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The aboriginal community has played an integral part in the life and development of this region for a long time. It is now part and parcel of the community of Thunder Bay and it will continue to be so as it comprises an ever growing segment of our population.
The positive economic impact of such growth was calculated at over $250 million in 1999-2000, and it is estimated to be over $500 million in 2013.
Such growth while positive in many ways, also requires proper planning with all levels of government, that is built on a relationship of mutual respect. The municipal government, being the closest to the people, is in the forefront of such relationship and in the best position to create a positive climate for win-win solutions.
The growth in the number of Aboriginal people in Thunder Bay can be separated into four areas. They are:
Part of the mainstream
The needs of each group in the areas of employment, health, education, housing, are different. While there are many Aboriginal agencies and government organizations that represent the interests of the various groups, there isn't one single coordinating body to ensure that such needs are being met.
The Aboriginal community relevance and importance to the overall viability of our city and region is too great to be left unattended. As Councillor at Large and with the support of Mayor and Council, I will continue to build on the excellent relationship I have already established with various Aboriginal groups, Chiefs, and individuals within the city and region, by building on the Aboriginal Liaison position already established, and address the Aboriginal community needs within the context of programs and initiative in the 4 priority areas of:
1. Leadership & Vision
Start a real process of inclusion and communication with the Aboriginal community.
Establish meaningful relations and partnerships with the Aboriginal community.
Create regional opportunities that will enable Aboriginal peoples to improve their quality of life.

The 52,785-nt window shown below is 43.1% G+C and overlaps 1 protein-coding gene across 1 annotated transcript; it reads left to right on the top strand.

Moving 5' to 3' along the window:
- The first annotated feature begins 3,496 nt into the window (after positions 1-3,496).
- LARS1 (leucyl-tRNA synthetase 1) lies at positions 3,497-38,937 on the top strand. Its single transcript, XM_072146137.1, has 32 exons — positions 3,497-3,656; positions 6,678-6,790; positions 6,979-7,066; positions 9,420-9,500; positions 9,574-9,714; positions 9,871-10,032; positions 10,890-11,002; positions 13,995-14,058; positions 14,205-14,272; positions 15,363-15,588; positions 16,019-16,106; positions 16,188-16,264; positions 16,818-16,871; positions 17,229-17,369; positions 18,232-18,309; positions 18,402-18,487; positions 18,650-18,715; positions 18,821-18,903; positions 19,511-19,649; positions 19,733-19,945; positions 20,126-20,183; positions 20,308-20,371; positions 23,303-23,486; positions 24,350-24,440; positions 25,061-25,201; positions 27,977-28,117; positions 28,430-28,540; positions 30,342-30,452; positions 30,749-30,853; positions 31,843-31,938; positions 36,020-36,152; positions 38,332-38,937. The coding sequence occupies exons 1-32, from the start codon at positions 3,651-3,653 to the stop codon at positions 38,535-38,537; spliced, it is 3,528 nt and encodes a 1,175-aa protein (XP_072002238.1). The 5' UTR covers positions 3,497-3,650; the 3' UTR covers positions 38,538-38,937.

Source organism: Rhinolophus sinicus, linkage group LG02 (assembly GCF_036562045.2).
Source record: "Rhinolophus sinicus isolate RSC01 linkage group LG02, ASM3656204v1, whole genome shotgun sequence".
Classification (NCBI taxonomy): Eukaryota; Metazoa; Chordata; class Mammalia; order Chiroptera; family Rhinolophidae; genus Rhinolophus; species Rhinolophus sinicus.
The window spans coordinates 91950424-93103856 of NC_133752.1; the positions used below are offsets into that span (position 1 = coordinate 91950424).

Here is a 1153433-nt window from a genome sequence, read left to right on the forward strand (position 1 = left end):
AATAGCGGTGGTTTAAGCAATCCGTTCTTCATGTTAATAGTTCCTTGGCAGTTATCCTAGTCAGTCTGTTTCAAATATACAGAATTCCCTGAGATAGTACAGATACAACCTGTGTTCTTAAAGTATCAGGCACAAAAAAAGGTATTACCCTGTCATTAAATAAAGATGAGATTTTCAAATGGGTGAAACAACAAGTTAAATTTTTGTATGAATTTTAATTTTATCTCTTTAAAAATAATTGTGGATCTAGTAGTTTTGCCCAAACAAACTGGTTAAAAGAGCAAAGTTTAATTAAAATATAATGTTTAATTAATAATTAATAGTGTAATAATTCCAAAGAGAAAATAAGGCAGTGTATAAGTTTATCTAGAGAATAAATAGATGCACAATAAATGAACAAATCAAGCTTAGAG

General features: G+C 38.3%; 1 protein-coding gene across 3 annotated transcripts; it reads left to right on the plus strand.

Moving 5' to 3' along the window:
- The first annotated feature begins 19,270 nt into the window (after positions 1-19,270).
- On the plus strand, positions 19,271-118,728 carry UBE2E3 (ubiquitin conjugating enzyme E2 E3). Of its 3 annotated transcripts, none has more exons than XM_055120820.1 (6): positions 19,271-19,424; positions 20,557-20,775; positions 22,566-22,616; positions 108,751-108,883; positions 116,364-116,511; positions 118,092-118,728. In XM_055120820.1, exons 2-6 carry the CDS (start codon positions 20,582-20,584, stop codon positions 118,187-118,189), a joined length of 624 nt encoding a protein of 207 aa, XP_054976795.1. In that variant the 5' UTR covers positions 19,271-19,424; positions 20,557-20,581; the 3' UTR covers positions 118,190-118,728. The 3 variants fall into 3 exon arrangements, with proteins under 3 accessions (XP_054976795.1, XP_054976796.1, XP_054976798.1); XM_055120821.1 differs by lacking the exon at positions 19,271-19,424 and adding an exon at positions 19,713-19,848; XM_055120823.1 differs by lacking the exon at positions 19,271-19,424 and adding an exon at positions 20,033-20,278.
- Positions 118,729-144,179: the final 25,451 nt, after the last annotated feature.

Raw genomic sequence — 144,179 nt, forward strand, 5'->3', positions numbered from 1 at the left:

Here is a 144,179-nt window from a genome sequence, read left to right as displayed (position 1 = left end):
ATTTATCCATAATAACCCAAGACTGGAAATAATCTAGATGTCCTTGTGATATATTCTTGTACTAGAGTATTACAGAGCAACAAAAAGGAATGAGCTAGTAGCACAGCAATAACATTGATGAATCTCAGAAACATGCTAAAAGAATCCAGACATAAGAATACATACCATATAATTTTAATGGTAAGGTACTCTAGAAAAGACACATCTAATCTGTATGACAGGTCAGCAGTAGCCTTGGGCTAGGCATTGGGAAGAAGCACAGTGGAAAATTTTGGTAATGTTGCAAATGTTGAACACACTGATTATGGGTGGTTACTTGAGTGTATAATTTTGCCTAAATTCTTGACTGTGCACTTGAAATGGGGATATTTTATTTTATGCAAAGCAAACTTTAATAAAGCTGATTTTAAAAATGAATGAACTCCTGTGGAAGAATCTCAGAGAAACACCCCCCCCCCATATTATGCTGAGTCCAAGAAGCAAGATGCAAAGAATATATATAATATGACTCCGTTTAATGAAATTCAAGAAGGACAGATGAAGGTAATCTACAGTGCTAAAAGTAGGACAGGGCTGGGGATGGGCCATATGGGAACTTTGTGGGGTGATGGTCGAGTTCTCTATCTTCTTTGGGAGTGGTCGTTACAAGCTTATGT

Establish an effective and ongoing diversity forum and race relations program to meet Aboriginal peoples' cultural, linguistic and social needs, and to ensure appropriate representation at the municipal decision-making level.
2. Job Creation
Develop economic opportunities that will encourage
Aboriginal entrepreneurship and business opportunities for both Aboriginal men and women.
Promote equal access to municipal employment opportunities within city departments.
Develop and implement cross-cultural training across municipal departments and divisions with the aim of bridging gaps in hiring policies and processes.
3. Fiscal Accountability
Set-up a central information network and system to increase Aboriginal peoples' access to programs and services, and information related to Aboriginal initiatives offered by the municipality and other agencies, for example, childcare, housing, employment, etc., in order to avoid duplications and inefficiencies.
4. Health Care
Work with the Aboriginal community in ensuring their health care needs and issues are represented at the municipal level.
Assist the Aboriginal community in the advancement of health care priorities at the provincial level.
Support the implementation of cultural diversity within municipal health care programs, services and centers.
Promote positive, healthy lifestyles through public education initiatives undertaken by the municipality.
While progress has been made, Aboriginal issues need to be placed higher on the priority list of City Council and the Thunder Bay community. I fought for years to create an Aboriginal Liaison position that would help the city establish a meaningful relationship with the Aboriginal community based on mutual understanding and respect and was successful in doing so during the 2006-2010 term on Council. Much progress has been accomplished, but much more remains to be done.
Here are the facts:
There is something disturbing about the low number of Aboriginals employed at City Hall and across the city. It can't be because of lack of education and training, since hundreds every year graduate from Lakehead University and Confederation College in all fields including Business, Arts, Science, Technology, and Education.
As Councillor at Large I will continue to fully support the initiative of the Chief of Police to encourage aboriginal applicants in order to strengthen our relationship with the Aboriginal community.
Over the last 20 years I have initiated a process of relationship building between the Aboriginal leadership and the business community by facilitating a number of meetings aimed at developing a framework for win-win business opportunities. Such opportunities encompass the areas of Community Economic Development, Employment and Training, Information Technology, Education, Native Arts & Crafts, Eco-tourism, Financial Services, and will eventually branch out in other fields.
The low voter turnout of the Aboriginal community in past elections is an indication that a lot of people have not felt that their interests were properly addressed or that they could make a difference.
But things can change, and with your support on election day, Thunder Bay can finally get the leadership qualities and values that it needs to bring back its vitality, pride, and prosperity, and give all the people of this community a chance to be heard.
As Councillor at Large, I will continue to work with all orders of Government to ensure that Thunder Bay is an all inclusive city and the Aboriginal community is part and parcel of this new reality.